The Illusion of Time in Game Theory

Foundational Principle for this Conversation on To explore how the effective use of time can give us greater access to our other core resources

Definition: Time – A continuous, measurable, progression of perceived existence. Among most groups time is defined as the past, present and future presented as a whole.


STUDENT: Why is an understanding of time and time management important to the Harrison Mentoring Process?

LEWIS: The ability to understand and when necessary manage and control time is a key element to creating love and freedom in life.


STUDENT: I am familiar with the term “Time Management.” Can you discuss this concept?

LEWIS: Time management integrates a number of techniques that aim to increase the effectiveness of a person in keeping commitments while getting the things done that need to be done.


STUDENT: Please explain this in greater detail.

LEWIS: Time is not a physical thing. It is only a tool of measurement.


STUDENT: So, though time is only a concept, can one still learn to manage it?

LEWIS: Yes. All tasks require a certain amount (measurement) of time. The less time a person has to complete a task, the more his or her decisions will be based on urgency. The more urgency an individual requires, the higher his or her emotional and physical cost (stress) is going to be. The goal is to reduce urgency, and thus manage time more effectively. An abundance of time gives you the freedom to make choices of low risk. You can actually create a system for scheduling actions that will maximize effectiveness and productivity.


STUDENT: What are some tools or techniques I can apply to maximizing the value of time?

LEWIS: To-do-lists, time planners, calendars, effective budgeting, the setting of deadlines on projects, daily meditation, priority planning and goal management are among the most popular examples of time management strategies. For me, the most important tool is the ability to distinguish between my wants and needs?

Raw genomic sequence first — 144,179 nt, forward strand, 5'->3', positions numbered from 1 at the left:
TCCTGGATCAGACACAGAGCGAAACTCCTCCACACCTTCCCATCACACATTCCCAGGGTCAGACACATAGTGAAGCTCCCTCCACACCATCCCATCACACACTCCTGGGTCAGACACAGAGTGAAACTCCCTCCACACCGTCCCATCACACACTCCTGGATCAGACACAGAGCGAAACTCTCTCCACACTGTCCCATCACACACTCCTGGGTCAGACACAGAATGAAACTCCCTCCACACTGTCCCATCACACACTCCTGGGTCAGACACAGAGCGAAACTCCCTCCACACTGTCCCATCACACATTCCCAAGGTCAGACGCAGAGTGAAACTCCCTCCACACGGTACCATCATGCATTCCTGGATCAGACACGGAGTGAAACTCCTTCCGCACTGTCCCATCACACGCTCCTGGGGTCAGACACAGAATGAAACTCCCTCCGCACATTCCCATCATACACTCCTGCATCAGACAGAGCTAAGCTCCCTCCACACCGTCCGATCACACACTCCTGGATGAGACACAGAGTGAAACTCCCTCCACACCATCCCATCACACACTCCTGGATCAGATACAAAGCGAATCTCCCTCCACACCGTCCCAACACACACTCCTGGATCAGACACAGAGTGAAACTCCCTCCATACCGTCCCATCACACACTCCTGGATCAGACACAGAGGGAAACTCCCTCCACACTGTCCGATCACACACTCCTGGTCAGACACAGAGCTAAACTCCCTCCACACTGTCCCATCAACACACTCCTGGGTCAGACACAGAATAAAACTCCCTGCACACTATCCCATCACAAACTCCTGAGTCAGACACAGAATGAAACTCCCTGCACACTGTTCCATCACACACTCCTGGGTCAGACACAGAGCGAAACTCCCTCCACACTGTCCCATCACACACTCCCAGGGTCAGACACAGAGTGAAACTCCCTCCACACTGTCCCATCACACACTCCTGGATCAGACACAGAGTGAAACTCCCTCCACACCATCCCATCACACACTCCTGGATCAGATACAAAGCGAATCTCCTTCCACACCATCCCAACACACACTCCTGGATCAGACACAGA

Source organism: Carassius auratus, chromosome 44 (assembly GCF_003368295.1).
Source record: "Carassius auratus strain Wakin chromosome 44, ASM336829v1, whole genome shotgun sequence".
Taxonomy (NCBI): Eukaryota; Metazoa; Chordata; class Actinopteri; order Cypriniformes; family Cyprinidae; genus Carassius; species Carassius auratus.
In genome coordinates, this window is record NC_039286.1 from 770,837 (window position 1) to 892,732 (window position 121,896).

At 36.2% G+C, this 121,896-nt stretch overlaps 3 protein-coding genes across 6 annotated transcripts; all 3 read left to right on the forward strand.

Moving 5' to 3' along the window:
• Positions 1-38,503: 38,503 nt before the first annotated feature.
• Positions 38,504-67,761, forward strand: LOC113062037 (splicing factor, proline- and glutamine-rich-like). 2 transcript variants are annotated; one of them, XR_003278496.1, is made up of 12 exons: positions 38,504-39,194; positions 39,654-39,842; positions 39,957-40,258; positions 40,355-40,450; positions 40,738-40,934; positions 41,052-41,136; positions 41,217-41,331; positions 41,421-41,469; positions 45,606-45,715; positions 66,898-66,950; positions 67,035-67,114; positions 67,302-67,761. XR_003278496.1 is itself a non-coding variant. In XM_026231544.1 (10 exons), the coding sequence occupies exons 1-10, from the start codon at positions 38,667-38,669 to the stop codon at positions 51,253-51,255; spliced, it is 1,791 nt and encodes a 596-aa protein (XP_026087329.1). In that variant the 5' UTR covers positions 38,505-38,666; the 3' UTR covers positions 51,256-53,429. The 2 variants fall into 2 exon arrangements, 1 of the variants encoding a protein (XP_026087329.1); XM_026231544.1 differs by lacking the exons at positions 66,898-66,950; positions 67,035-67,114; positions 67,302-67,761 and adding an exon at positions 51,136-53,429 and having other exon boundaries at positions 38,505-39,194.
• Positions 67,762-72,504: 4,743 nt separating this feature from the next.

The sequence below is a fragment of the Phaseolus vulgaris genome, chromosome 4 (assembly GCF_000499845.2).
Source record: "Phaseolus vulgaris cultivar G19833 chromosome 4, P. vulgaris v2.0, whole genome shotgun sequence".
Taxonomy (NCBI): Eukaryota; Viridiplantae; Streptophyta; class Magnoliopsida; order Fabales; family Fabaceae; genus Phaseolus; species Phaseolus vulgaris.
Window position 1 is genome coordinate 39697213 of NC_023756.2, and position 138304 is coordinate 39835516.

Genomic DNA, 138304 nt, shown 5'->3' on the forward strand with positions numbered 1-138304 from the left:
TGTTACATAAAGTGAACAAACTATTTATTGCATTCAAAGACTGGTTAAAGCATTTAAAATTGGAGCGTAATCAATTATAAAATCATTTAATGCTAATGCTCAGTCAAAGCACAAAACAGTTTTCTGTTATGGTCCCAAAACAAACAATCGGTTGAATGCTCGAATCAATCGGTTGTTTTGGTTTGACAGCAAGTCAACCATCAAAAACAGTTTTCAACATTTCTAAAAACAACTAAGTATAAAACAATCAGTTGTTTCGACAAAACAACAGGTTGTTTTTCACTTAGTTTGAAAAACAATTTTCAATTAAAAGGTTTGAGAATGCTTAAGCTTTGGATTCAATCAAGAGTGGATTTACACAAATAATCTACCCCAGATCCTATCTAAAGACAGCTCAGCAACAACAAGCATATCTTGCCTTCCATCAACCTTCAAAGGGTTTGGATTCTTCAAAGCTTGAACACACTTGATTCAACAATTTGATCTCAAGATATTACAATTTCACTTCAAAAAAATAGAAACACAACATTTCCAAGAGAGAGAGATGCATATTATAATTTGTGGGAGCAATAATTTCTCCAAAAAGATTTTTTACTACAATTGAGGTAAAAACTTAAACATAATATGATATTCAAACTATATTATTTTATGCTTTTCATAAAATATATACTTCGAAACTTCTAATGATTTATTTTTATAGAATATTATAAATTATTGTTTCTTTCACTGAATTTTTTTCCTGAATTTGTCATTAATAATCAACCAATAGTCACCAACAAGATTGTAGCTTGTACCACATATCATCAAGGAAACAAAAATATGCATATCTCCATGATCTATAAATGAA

STUDENT: Please address wants and needs.

LEWIS: When our needs are being met we have a clearer sense of time as a tool for living well. When our wants and needs seem to be the same, we may begin to experience a false sense of urgency. This kind of thinking creates suffering and unnecessary struggle


STUDENT: How does one manage needs as they relate to time?

LEWIS: The key is to handle urgent affairs in a timely manner.


STUDENT: And what about non-urgent responsibilities?

LEWIS: One must integrate non-urgent yet important responsibilities, as well as trivial needs, into an organized daily schedule. It is important to always leave enough time in your schedule for unexpected occurrences. This will prevent time crunches and unnecessary struggling to keep time commitments. Remember, details which are trivial in the short term can become essential over time.


STUDENT: You mentioned meditation as a tool for mastering time. Please speak about this.

LEWIS: Daily Meditation shows us the illusion of time. Five minutes of meditation can seem like an hour and an hour of meditation can seem like five minutes.


STUDENT: Sitting quietly daily for 5 to 10 minutes will give you a true sense of how distorted time can seem. In the Jain faith there is a form of meditation known as Samayik.

LEWIS: This technique helps its practitioners to achieve a balance in time by making the present moment of time no more than a point between the past and the future. Samayika means being fully aware, alert and conscious in that very moment, so one may experience one’s true nature.



Lewis Harrison, the author of this blog is a speaker, consultant, and Contemporary Spiritual Teacher. He is a  pioneer in the personal development movement  The author of nine  self help books on human potential he offers seminar, workshops, retreats and phone based coaching. He is creating a series of ebooks entitled “Ask Lewis…” which will be available on line

Lewis offers phone-based and on-line life coaching services and created the course on Life Strategies www.How ToSolveAny  –  a simple system for decision making based on Game Theory, the idea expanded on by John Nash, the Nobel prize winning subject of the biopick “A Beautiful Mind”.